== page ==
3. Integrate to avoid mental accounting. After time has passed and you have received your inheritance, any new funds should be integrated into your own financial plan, as if it were earned income. If you do not yet have a written financial plan, talk to a fee-only financial planner who charges by the hour or on a fixed-rate.
  4. Make certain that your financial priorities are met. Your inheritance creates a critical chance to possibly change the trajectory of your net worth. You might use it to pay off or reduce long-standing debts, like student loans. Build your emergency fund — at least six months’ worth of living expenses — that will cushion you from unforeseen circumstances (like this pandemic!). You should also make sure that Roth contributions are made for the year.
  5. Get creative! If you have inherited non-financial assets, like a car, artwork or antiques, you should make sure you know their value and decide whether you will keep or sell them. You might also swap an item with another heir, or if you are not ready to absolutely part with an inherited item, you might offer them to other family or friends. It can be nice to know that an unused item is being put to good use by people you know. Another option is to repurpose the item or donate it.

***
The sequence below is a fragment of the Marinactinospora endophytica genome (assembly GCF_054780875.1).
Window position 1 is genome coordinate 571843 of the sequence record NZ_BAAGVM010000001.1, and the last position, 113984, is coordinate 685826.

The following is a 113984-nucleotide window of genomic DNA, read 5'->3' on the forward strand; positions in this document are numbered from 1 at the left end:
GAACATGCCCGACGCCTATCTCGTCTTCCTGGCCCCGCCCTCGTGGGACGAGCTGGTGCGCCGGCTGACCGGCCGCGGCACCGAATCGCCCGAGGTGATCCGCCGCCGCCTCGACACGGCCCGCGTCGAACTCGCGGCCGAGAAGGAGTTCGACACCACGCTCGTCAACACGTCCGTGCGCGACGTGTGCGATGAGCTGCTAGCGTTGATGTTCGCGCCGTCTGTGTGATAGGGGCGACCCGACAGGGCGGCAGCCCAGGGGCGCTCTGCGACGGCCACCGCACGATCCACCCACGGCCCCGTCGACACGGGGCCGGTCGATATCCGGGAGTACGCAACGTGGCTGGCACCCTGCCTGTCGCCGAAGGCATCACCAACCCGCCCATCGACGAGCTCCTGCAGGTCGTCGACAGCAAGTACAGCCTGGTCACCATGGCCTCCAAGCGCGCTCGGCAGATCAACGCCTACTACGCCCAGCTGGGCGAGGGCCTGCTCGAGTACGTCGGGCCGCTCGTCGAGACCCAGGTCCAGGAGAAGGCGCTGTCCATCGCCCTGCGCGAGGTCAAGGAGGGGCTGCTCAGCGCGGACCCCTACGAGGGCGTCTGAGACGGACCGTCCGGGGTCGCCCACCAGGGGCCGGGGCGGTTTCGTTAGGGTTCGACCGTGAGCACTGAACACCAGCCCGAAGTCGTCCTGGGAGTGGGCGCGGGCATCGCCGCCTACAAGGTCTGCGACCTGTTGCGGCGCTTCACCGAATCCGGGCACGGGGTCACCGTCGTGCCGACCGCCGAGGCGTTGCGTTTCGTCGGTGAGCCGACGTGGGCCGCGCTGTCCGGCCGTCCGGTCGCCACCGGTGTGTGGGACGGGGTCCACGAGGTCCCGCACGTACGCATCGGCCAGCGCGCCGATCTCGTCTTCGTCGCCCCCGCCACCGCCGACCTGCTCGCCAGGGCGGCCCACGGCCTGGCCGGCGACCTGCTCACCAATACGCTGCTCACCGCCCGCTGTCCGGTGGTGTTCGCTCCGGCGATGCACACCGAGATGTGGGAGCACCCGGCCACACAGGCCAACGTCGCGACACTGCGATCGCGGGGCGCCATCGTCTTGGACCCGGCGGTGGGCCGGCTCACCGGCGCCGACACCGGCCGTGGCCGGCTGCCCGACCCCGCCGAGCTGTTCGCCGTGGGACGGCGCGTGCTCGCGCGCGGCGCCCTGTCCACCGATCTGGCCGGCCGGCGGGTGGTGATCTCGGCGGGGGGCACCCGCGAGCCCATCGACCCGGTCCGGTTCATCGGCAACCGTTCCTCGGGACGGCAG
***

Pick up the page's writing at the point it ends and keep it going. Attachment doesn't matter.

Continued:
Losing a close loved one is difficult enough, but the need to wisely manage your inheritance will be a big task. Follow these steps to help with that process.

Reference: Motley Fool (Aug. 8, 20020) “5 Considerations for Managing an Inheritance”

 

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What Does Pandemic Estate Planning Look Like? – Annapolis and Towson Estate Planning

In the pandemic, it is a good idea to know your affairs are in order. If you already have an estate plan, it may be time to review it with an experienced estate planning attorney, especially if your family has had a marriage, divorce, remarriage, new children or grandchildren, or other changes in personal or financial circumstances. The Pointe Vedra Recorder’s article entitled “Estate planning during a pandemic: steps to take” explains some of the most commonly used documents in an estate plan: